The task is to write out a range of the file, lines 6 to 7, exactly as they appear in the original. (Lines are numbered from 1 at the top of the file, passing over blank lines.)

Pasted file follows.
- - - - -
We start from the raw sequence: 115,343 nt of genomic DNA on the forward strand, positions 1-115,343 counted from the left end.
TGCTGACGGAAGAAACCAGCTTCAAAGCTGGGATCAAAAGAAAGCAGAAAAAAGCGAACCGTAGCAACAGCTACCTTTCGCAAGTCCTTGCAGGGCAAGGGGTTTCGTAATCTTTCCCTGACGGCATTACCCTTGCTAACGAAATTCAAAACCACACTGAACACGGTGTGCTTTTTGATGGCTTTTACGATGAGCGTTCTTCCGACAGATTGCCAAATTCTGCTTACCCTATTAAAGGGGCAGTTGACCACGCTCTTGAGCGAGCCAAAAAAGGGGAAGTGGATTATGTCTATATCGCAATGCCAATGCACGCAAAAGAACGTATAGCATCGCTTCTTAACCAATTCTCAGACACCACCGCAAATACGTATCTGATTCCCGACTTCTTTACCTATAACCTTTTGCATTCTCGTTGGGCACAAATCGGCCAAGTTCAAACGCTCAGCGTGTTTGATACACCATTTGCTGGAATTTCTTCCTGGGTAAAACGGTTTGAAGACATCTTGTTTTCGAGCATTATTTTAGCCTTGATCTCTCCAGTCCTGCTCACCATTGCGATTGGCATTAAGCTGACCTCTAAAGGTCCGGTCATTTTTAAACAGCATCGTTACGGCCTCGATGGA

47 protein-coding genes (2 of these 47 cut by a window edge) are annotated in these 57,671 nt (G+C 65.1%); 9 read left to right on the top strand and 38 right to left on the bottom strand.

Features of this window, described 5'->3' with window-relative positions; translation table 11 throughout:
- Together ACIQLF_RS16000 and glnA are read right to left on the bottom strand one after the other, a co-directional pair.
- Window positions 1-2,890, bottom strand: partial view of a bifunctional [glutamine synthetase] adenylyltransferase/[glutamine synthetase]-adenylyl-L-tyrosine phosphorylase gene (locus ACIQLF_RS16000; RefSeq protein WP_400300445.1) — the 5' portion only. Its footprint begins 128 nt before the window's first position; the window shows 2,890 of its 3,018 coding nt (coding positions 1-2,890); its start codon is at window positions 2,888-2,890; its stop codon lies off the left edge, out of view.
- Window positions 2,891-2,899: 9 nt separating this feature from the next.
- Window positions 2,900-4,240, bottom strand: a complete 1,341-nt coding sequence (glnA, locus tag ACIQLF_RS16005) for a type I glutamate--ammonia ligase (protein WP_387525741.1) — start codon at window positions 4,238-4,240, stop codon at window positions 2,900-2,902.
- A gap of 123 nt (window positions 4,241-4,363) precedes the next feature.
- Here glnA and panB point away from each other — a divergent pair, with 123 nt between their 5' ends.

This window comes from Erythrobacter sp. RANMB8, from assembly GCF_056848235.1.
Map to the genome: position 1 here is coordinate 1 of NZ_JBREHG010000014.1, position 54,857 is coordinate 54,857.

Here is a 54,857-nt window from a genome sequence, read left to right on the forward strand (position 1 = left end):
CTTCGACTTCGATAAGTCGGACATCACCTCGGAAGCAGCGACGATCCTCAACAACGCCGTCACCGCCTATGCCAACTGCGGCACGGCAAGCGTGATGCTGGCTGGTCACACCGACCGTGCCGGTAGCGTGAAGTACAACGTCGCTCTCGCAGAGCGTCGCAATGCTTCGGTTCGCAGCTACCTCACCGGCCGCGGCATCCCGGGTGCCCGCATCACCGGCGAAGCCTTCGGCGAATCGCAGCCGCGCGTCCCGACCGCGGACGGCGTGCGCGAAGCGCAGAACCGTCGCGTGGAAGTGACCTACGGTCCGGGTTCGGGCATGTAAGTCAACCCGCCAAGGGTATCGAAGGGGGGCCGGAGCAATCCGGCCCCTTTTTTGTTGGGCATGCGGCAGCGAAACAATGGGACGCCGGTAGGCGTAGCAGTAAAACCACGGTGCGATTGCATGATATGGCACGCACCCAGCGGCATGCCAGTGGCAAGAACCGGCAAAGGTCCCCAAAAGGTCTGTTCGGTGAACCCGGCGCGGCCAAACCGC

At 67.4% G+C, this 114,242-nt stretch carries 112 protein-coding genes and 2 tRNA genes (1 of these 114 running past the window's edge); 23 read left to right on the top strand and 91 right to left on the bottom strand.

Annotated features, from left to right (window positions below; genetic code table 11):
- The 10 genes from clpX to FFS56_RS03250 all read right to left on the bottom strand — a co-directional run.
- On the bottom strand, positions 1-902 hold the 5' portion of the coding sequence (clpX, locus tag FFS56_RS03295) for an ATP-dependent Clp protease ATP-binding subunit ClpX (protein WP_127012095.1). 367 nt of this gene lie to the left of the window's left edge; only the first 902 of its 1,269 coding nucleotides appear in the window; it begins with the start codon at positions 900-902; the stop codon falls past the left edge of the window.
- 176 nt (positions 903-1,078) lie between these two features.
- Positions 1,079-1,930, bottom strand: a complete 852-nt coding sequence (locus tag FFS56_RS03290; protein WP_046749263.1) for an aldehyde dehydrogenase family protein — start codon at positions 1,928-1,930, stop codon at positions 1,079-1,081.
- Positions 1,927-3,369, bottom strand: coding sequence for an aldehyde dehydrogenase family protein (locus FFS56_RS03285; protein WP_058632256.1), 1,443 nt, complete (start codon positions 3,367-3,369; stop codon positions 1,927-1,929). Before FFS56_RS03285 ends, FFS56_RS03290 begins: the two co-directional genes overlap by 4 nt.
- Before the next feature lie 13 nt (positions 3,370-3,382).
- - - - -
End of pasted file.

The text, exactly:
- Window positions 1-2,890, bottom strand: partial view of a bifunctional [glutamine synthetase] adenylyltransferase/[glutamine synthetase]-adenylyl-L-tyrosine phosphorylase gene (locus ACIQLF_RS16000; RefSeq protein WP_400300445.1) — the 5' portion only. Its footprint begins 128 nt before the window's first position; the window shows 2,890 of its 3,018 coding nt (coding positions 1-2,890); its start codon is at window positions 2,888-2,890; its stop codon lies off the left edge, out of view.
- Window positions 2,891-2,899: 9 nt separating this feature from the next.